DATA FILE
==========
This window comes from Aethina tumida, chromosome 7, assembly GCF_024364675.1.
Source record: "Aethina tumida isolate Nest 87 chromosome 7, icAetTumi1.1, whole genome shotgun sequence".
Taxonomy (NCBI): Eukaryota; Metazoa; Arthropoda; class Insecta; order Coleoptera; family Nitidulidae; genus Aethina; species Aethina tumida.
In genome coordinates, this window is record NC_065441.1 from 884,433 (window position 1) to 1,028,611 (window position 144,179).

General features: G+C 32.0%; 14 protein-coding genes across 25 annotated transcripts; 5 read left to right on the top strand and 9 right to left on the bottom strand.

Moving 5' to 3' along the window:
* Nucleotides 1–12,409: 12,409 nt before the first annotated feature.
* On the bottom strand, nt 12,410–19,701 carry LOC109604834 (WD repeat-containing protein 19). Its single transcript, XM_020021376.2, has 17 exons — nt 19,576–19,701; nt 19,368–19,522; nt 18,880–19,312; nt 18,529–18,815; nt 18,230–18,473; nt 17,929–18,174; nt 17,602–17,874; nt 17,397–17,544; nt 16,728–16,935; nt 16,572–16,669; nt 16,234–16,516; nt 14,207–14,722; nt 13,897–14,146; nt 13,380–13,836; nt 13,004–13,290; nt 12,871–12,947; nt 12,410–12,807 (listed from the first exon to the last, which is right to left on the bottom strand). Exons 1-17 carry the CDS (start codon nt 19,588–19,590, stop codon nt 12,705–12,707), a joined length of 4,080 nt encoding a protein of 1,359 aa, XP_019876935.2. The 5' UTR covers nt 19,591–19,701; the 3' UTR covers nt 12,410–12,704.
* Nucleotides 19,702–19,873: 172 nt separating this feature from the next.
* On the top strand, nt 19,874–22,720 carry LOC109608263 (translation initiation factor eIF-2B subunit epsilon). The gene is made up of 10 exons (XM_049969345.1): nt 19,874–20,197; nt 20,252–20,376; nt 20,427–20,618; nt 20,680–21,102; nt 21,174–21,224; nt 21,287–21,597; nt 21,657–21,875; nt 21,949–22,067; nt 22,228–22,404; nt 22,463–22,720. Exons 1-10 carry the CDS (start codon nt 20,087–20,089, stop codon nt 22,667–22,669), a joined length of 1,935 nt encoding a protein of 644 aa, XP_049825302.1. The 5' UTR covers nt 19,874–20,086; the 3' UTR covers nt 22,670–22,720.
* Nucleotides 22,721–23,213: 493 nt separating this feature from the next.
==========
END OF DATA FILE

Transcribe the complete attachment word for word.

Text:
This window comes from Aethina tumida, chromosome 7, assembly GCF_024364675.1.
Source record: "Aethina tumida isolate Nest 87 chromosome 7, icAetTumi1.1, whole genome shotgun sequence".
Taxonomy (NCBI): Eukaryota; Metazoa; Arthropoda; class Insecta; order Coleoptera; family Nitidulidae; genus Aethina; species Aethina tumida.
In genome coordinates, this window is record NC_065441.1 from 884,433 (window position 1) to 1,028,611 (window position 144,179).

General features: G+C 32.0%; 14 protein-coding genes across 25 annotated transcripts; 5 read left to right on the top strand and 9 right to left on the bottom strand.

Moving 5' to 3' along the window:
* Nucleotides 1–12,409: 12,409 nt before the first annotated feature.
* On the bottom strand, nt 12,410–19,701 carry LOC109604834 (WD repeat-containing protein 19). Its single transcript, XM_020021376.2, has 17 exons — nt 19,576–19,701; nt 19,368–19,522; nt 18,880–19,312; nt 18,529–18,815; nt 18,230–18,473; nt 17,929–18,174; nt 17,602–17,874; nt 17,397–17,544; nt 16,728–16,935; nt 16,572–16,669; nt 16,234–16,516; nt 14,207–14,722; nt 13,897–14,146; nt 13,380–13,836; nt 13,004–13,290; nt 12,871–12,947; nt 12,410–12,807 (listed from the first exon to the last, which is right to left on the bottom strand). Exons 1-17 carry the CDS (start codon nt 19,588–19,590, stop codon nt 12,705–12,707), a joined length of 4,080 nt encoding a protein of 1,359 aa, XP_019876935.2. The 5' UTR covers nt 19,591–19,701; the 3' UTR covers nt 12,410–12,704.
* Nucleotides 19,702–19,873: 172 nt separating this feature from the next.
* On the top strand, nt 19,874–22,720 carry LOC109608263 (translation initiation factor eIF-2B subunit epsilon). The gene is made up of 10 exons (XM_049969345.1): nt 19,874–20,197; nt 20,252–20,376; nt 20,427–20,618; nt 20,680–21,102; nt 21,174–21,224; nt 21,287–21,597; nt 21,657–21,875; nt 21,949–22,067; nt 22,228–22,404; nt 22,463–22,720. Exons 1-10 carry the CDS (start codon nt 20,087–20,089, stop codon nt 22,667–22,669), a joined length of 1,935 nt encoding a protein of 644 aa, XP_049825302.1. The 5' UTR covers nt 19,874–20,086; the 3' UTR covers nt 22,670–22,720.
* Nucleotides 22,721–23,213: 493 nt separating this feature from the next.